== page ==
Lack of sleep can make you moody and cranky for the entire day. Since you did not get enough rest for the previous night, there is a high possibility that you will feel exhausted all throughout the day. You will lose focus on all the activities and tasks that you need to complete. At the same time, it can also result in having strained relationships with the people around you since you are more likely to become impatient. Because of all these things, it is essential for you to get the right amount of sleep every single night.
While adults may not need as many hours of sleep as kids, rest is still important. Yet as we get older, have more free will, and are inundated with modern technologies and daily stressors, we often neglect good sleep habits and can consequently wind up facing things like chronic insomnia, poor health, irritability, lack of concentration, and even impaired judgment from neglecting to give our bodies the sleep they require. — Megan MacCutcheon, LPC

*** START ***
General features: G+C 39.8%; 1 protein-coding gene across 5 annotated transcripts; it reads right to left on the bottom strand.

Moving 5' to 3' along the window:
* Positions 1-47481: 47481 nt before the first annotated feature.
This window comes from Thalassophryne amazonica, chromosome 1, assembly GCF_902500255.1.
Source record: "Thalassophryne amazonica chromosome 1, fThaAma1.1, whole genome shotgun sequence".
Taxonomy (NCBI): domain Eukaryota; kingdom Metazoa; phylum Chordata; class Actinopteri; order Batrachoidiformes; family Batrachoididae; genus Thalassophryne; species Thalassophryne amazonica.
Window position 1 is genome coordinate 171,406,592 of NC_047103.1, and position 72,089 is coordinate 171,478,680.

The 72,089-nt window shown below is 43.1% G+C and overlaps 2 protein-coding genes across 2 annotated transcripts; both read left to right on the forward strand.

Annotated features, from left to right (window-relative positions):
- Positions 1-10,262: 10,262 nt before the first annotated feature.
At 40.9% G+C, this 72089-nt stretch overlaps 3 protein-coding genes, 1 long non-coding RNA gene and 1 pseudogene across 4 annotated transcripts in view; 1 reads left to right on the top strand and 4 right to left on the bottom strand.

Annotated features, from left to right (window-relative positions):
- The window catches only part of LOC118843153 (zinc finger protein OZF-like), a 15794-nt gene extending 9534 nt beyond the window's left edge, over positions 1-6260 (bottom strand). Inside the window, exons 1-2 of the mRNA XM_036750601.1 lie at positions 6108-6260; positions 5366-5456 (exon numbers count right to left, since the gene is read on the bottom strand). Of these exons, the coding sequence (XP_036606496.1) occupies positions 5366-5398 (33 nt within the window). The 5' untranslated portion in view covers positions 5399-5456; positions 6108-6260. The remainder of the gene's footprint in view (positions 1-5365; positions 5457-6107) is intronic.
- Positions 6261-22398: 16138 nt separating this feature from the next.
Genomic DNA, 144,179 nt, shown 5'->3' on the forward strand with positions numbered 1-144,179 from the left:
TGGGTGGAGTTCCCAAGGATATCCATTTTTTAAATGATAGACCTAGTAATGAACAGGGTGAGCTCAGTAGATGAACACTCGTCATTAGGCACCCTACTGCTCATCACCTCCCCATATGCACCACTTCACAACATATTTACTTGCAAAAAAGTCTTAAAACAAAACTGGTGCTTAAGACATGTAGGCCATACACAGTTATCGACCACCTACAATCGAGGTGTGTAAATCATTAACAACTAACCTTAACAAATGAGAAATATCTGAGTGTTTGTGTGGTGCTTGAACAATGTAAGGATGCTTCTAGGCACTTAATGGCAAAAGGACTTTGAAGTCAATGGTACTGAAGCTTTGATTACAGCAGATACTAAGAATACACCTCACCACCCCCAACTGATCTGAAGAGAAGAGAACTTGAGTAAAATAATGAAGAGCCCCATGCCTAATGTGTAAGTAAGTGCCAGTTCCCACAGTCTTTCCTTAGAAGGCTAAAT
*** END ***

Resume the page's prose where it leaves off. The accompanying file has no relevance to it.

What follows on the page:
Insomnia can be a by-product of night-shift work due to the demands of having to work during odd hours. A typical case would be like this – a person will operate starting at 11 in the evening, and then gets off at 7 in the morning. This would last for five days a week, and then, they are expected to have a “normal” sleep cycle on the weekends so that they could interact with their friends and family.
Millions of Americans are shift workers, including doctors, nurses, construction workers, police officers, pilots and commercial drivers. — Shelby Harris Psy.D.
What people around them don’t understand is that this cycle of not sleeping at nights can lead to an inconsistent sleep cycle that leaves one feeling tired all the time. The body’s internal clock is unable to make adjustments and cannot adapt to the switching of rest and sleep between night and day activities.
Your body is wired to function during the day and rest at night. This is its normal cycle. And so, if you have shift work, it will be contrary to the natural order of things. Prolonged night shift work can lead to some adverse effects; lack of proper sleep can decrease alertness during waking hours and lead to accidents, reduced efficiency at work, and increase the probability of stress.